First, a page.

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    General Questions

  • What is the Oracle Cloud Infrastructure DNS?

    Oracle Cloud Infrastructure (OCI) DNS is a highly scalable, global anycast domain name system (DNS) network that assures high site availability and low latency, resulting in a superior end user experience when connecting to Oracle Cloud Infrastructure, third-party, and private assets. By configuring Oracle DNS, enterprise and business customers can connect their DNS queries to assets such as Oracle Cloud Infrastructure Compute and Storage, as well as to third-party and private assets. Customers can also manage DNS records, which are domain names mapped to IP addresses; domain names can be cloud or non cloud resources.

  • What are the benefits of Oracle Cloud Infrastructure DNS?

    Oracle Cloud Infrastructure DNS is an established, industry-leading solution. Some of the key benefits include:

    • DNS network operating for over 10+ years, leveraged by thousands of customers, large and small, as well as enterprise, business and web properties
    • Support for Oracle Cloud Infrastructure, other cloud provider endpoints (AWS, Azure), and private assets, including cloud, CDNs, and data centers
    • Consistently lowest query latency performance
    • Industry-leading propagation time to ensure fast response to DNS changes
    • Support for primary and secondary DNS services, unlike solutions from many cloud providers
    • Industry’s most accurate geolocation data set, created specifically for steering internet traffic
    • DDoS protection built-in
    • Most standards-compliant DNS platform
  • When should I use the Oracle Cloud Infrastructure DNS?

    Oracle Cloud Infrastructure DNS service may be used when:

    • A proven, trusted enterprise-grade solution is needed
    • Domains and zones reside in enterprise on-premise, third-party-hosted, and Oracle Cloud Infrastructure environments
    • Global resolution, performance, reliability, and security are critical
    • There is a need to manage my DNS and other Oracle Cloud Infrastructure services through a common console with a single set of credentials
  • What is the difference between DNS Zones and DNS Domains?

    A DNS domain is simply the name given to translate a corresponding IP address, such as example.com. A DNS zone is where DNS records for a specific DNS domain are kept.

  • What support services are provided for Oracle Cloud Infrastructure DNS?

    Customers can contact MOS (My Oracle Support) through the Oracle Cloud Infrastructure Portal.

  • What capabilities do I get with Oracle Cloud Infrastructure DNS?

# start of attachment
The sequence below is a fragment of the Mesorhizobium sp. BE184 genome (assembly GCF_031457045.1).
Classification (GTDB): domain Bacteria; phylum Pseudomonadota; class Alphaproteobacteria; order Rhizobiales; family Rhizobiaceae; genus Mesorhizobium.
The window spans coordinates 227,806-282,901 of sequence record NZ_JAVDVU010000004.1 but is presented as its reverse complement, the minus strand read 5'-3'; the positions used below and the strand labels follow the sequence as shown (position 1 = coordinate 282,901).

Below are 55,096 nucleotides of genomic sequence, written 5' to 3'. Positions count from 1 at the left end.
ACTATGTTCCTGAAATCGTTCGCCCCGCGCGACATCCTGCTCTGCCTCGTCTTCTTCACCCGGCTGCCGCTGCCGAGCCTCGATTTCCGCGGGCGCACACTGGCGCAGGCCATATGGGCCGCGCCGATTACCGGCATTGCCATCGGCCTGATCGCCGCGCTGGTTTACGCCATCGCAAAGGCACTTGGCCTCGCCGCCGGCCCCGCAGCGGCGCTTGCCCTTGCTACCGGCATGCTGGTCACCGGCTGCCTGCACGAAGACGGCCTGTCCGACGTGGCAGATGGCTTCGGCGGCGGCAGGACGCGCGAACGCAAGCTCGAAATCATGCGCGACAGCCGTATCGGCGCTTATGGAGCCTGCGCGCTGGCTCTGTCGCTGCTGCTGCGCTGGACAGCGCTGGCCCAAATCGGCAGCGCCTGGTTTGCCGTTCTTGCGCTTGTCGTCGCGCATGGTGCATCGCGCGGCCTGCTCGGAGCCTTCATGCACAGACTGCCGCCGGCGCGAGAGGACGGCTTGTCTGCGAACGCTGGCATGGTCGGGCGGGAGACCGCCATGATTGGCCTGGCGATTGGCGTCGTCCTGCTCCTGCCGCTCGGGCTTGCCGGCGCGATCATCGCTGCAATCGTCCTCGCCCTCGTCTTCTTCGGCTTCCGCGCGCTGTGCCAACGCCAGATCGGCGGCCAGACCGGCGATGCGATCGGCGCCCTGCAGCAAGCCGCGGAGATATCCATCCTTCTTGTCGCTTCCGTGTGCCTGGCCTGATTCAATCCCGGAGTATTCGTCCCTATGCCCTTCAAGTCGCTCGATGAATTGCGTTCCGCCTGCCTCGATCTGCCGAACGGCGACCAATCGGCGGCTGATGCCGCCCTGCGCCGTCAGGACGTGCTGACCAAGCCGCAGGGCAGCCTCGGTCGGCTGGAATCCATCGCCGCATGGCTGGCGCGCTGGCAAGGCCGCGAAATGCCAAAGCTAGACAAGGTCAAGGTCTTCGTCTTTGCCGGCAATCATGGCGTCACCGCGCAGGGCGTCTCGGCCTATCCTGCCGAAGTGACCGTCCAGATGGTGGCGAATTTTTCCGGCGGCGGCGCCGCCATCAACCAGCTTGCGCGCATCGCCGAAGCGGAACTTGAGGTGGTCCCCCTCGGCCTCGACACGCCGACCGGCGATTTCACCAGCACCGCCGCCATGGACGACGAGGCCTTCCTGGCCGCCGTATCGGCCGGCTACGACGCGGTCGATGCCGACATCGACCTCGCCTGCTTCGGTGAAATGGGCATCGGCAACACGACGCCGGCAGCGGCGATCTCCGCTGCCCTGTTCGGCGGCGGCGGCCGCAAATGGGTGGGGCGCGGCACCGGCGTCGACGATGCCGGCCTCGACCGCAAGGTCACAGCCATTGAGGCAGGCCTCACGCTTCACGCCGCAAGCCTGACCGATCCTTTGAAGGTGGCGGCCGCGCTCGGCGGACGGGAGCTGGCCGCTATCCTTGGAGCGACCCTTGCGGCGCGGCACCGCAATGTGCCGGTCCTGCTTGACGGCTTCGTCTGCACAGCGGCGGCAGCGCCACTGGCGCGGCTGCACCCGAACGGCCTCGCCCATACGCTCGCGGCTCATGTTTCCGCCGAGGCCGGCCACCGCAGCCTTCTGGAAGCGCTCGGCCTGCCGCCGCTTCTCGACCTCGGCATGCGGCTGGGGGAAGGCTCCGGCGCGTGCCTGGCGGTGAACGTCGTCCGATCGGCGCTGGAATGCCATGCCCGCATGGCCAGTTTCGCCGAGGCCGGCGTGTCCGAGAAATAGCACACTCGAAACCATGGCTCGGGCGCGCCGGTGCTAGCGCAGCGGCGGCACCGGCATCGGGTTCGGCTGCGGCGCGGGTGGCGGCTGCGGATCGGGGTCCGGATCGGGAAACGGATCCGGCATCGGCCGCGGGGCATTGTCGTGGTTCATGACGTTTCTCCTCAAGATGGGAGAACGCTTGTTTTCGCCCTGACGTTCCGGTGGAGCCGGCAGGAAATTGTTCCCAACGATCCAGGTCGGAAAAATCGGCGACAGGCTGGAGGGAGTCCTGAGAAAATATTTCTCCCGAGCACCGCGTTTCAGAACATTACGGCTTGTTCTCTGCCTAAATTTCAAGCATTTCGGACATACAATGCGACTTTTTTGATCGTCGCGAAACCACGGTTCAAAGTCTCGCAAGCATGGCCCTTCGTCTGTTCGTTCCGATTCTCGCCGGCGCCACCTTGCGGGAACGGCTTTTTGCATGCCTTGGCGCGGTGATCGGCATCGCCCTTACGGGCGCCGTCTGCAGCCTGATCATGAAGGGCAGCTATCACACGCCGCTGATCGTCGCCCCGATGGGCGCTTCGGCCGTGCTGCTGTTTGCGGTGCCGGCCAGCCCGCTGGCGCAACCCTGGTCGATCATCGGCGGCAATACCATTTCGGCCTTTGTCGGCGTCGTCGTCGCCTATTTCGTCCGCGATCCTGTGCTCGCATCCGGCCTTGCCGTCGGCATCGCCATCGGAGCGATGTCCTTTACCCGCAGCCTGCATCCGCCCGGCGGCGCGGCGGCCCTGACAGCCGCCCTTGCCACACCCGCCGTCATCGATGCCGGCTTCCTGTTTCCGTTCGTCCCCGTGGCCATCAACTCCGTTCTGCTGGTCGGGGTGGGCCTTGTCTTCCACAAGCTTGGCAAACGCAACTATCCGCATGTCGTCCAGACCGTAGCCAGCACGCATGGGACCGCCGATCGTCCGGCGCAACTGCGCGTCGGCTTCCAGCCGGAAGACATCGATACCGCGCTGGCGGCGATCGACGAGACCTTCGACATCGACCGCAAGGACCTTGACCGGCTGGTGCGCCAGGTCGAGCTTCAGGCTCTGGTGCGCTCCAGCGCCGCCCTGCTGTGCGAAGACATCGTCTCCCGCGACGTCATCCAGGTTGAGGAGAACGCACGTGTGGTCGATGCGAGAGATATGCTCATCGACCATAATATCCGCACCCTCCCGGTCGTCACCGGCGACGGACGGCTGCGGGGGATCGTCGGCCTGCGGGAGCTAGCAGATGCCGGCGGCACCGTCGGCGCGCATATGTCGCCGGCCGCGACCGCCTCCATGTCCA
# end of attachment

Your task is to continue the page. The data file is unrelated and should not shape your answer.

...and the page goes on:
Oracle Cloud Infrastructure DNS offers a complete set of functions for zone management within the user interface. The following functions are available:

    • Create and manage zones
    • Create and manage records
    • Import/upload zone files (Public DNS only)
    • Save and publish changes
    • View all zones
    • Reporting - Total queries by zone, Total queries by tenant (Public DNS only)

    Public DNS

  • Which DNS Record types does Oracle Cloud Infrastructure DNS support?

    See the complete list of supported record types at https://docs.oracle.com/en-us/iaas/Content/DNS/Reference/supporteddnsresource.htm.

  • How many zones can be supported?

    Oracle Cloud Infrastructure DNS service supports up to 1000 zones per tenant. More zones can be added by contacting Oracle Support.

  • How many records can be supported?

    The Oracle Cloud Infrastructure DNS service by default supports up to 25,000 resource records per zone. Contact Oracle Support if more records are needed.

  • How many points of presence (POPs) are in the Global Oracle Cloud Infrastructure DNS Network?

    The Oracle Cloud Infrastructure DNS Network supports 18 anycast POPs distributed around North America, South America, Europe, and Asia Pacific.

  • What is anycast and why is it beneficial?

    An anycast network utilizes the same IP address for all of the DNS servers in the network. This means that the DNS server in South America has the same IP address as the DNS server in Asia. When a DNS query is sent, even though all the DNS servers have the same IP address, the request is sent to a specific DNS server based on routing protocol, network health, and proximity to the servers location, etc. The anycast network provides lower latency, a basic level of load-balancing, and resiliency to be able to handle outages or heavy traffic with minimal impact to the customer.

  • What is secondary DNS?